The city itself is huge and too densely packed - sole contributor to how dirty it is, over done through the economic boom, and now falling apart or abandoned as the economy tanked and then tried to right itself. The biggest project of Shanghai during the last decade, I think, is its subway and the highways (one of which shortens travel between Shanghai and Suzhou so we visited, often). I wouldn't recommend the subway for a tourist during the busiest hours as the possibility of coming out maimed is about 80%. I used it to get to and from work when there so I'm used to the abuse, but urgh.

Driven by that horse statue many times. There are a few places known for its "glorified flea markets" where you can get some very neat collectibles. Now most of them are machine made, but I've loved the few small stalls that still sell hand made beauties. Best to have someone native do the haggling though.
I take it you lived there for a while?

Mmm... it's interesting seeing what's behind the image presented. Thanks for your details and I'm glad you made it out of that mess! eek.
Being Taiwanese in China has its.... downsides. Good thing I was semi-fluent in Malaysian Hokkien, haha.

My parents were in Shanghai full time between 2000 and 2010 since my father worked there. That's where I went summer and winter breaks from 2001 through 2007. After graduating in 2007, I lived in Shanghai full time for a year and worked with my parents. Sometime between 2005 and 2006, my mother's good friends were transferred to Suzhou, China for a couple of years - hence our frequent trips there. Parents closed their plant in 2010 when the new labor laws became all sorts of troublesome for foreigner-owned businesses, including but not limited to said laws being altered almost on a yearly basis.

I was back in Shanghai last year. It's changed, again...

*grinds teeth and curbs need to rant*....

Glad you made so many good memories though because one day, China might do something crazy like the 3-stooges dam incident again (I call it that for a reason) and your pictures are the only evidence anything existed =).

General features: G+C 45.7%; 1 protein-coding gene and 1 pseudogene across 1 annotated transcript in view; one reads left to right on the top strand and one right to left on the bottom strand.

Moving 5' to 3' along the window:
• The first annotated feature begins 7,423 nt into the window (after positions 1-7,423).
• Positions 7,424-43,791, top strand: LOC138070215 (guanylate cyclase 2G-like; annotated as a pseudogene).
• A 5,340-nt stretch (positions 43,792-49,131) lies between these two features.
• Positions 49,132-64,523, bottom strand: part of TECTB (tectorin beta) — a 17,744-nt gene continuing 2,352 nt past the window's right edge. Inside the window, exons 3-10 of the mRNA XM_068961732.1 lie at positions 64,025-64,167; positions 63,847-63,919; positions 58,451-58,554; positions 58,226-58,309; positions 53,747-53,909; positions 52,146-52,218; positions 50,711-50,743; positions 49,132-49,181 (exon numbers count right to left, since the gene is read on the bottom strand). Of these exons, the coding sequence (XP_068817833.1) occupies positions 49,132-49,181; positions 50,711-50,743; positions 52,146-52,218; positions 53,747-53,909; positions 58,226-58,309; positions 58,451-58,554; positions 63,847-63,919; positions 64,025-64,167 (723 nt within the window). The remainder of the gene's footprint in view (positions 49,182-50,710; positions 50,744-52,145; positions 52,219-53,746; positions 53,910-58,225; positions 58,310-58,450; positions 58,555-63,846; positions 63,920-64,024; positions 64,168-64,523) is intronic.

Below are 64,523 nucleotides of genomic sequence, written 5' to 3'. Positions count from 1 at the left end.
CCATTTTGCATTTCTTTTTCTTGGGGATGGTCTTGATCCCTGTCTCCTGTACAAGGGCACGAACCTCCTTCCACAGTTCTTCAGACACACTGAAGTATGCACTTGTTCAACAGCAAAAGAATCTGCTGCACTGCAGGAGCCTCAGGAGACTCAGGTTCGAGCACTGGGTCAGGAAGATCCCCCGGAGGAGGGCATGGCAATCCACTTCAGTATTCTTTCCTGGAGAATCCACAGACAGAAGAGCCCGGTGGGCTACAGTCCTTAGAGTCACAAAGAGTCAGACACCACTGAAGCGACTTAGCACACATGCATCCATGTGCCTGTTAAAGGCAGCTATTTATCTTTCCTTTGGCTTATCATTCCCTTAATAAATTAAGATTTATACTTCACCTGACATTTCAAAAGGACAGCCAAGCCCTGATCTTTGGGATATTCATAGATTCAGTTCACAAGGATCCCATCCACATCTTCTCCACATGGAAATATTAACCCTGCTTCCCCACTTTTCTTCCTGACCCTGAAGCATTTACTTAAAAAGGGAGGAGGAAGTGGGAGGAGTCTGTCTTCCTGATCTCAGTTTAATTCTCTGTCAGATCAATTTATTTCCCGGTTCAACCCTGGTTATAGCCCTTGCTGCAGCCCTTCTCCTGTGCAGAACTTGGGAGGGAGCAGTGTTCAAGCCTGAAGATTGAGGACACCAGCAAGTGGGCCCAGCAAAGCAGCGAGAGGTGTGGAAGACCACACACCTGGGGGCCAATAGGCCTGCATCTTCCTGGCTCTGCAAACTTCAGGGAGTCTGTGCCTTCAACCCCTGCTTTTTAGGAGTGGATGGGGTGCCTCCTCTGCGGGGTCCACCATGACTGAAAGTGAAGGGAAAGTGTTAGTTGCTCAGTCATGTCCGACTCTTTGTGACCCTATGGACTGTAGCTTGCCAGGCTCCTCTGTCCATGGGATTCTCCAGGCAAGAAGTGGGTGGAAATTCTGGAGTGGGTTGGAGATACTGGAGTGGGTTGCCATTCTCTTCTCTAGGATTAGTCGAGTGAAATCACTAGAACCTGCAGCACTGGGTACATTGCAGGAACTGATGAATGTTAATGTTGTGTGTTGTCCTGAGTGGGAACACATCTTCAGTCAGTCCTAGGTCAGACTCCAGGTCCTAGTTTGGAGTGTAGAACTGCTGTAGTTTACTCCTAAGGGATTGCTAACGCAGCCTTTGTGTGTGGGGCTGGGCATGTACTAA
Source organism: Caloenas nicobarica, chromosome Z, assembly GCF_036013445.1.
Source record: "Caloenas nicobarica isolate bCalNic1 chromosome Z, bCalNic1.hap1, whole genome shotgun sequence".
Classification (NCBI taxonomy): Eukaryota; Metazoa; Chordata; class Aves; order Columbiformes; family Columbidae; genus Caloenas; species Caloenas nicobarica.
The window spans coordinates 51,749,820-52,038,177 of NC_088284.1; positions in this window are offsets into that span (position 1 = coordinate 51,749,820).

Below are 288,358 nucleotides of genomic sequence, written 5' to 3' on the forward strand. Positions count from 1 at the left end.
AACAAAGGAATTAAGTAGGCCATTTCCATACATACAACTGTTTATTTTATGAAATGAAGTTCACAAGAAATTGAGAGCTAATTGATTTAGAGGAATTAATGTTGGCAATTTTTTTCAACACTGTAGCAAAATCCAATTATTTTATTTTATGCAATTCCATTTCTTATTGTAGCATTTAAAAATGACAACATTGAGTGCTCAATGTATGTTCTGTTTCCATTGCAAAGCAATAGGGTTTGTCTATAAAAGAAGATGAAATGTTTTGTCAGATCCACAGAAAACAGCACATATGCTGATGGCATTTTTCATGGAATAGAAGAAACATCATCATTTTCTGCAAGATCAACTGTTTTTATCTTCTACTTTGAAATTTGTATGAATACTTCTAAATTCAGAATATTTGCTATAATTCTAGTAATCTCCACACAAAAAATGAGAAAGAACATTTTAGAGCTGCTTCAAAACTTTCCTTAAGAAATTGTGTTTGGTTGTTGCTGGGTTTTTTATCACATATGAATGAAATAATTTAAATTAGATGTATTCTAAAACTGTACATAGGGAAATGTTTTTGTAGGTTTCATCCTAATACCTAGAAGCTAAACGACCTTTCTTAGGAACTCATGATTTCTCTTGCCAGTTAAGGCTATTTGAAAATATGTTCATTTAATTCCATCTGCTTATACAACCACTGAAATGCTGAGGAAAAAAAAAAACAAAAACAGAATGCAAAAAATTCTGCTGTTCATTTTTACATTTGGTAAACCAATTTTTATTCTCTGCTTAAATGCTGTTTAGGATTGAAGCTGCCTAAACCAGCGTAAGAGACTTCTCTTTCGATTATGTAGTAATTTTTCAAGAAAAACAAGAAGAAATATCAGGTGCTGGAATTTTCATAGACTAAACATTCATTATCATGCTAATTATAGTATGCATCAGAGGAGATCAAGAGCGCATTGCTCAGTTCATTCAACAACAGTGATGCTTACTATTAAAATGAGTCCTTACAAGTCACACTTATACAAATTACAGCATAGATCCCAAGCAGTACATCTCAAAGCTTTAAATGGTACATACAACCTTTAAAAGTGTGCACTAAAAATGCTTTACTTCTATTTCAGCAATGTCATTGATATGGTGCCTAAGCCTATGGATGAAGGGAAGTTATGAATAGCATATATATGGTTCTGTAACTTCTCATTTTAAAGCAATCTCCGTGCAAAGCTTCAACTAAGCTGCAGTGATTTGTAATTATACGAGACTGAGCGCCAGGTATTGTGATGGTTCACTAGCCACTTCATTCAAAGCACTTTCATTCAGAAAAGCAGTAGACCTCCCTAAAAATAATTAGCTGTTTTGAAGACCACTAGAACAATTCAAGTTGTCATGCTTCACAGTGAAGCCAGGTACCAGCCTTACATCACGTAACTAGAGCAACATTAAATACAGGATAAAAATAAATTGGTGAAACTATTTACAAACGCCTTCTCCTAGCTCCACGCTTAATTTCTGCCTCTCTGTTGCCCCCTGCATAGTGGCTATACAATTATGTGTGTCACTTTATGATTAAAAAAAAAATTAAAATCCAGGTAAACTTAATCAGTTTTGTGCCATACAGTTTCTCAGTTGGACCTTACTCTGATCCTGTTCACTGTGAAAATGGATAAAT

=)

Wow... so a LOT of time there...thanks for saying about what you've seen! Wow.
I think that on the most part, the tours really do try to protect us, and I keep getting this feeling that in China they really don't want us to be running around on our own.

I have to agree with the bit about protecting you for tours in general, not just about Chinese tours. What varies is what it is you're being protected from. I got a chance to wander off from my tour in Shanghai also, on my first trip to China many years ago, and really have never taken a tour in China since. I say this because I got a very similar feeling in the tour I went on in Cairo last year. (In that case I think the tour guide thought he'd make more money if we were more dependent on him.)

I think most Chinese cities are reasonably safe, most of the time. They can be tiring and stressful, of course, but crime and civil disorder don't feature the way they do in many places. Even Shenzhen, which has a reputation for lawlessness and chaos, is pretty safe compared to many other big cities around the world. My last visit to China concentrated around taking the subways in all the cities I hadn't yet gotten a chance to ride the subways--transit enthusiast that I am--outside of rush hour, they're a fairly easy and efficient way to get around. (During rush hour, they're sardine cans.) But I had a lot of fun navigating their systems, and I think I was safer riding transit in Beijing, Tianjin, Wuhan, Guangzhou, and Shenzhen than I might be at similar times and places in, for example, Chicago, Philadelphia, or the Bay Area.
Oooo... I like your goal of taking the subways... We really enjoyed our subway ride in Beijing, and I had the same feeling that you did, that it was safer on it than in several big cities here in the US.

It's kind of cool having that feeling confirmed, and yeah, I suspect it is different things in different places depending on the tour. And you've travelled a great deal more than we have.